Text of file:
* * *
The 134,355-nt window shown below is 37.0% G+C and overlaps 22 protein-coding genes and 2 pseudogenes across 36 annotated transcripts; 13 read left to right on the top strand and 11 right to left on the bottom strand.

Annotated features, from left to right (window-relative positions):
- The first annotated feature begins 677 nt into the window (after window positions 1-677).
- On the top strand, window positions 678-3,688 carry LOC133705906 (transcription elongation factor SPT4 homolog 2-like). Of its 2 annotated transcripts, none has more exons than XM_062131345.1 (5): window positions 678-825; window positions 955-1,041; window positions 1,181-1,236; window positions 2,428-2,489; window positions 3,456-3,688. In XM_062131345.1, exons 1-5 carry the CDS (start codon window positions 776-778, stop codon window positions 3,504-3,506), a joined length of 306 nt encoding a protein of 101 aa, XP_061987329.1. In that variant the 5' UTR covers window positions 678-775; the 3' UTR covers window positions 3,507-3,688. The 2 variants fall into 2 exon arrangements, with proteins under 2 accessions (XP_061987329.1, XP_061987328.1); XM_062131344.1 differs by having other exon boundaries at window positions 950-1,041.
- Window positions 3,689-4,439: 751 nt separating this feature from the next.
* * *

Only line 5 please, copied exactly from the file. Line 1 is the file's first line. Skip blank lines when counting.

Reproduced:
- Window positions 3,689-4,439: 751 nt separating this feature from the next.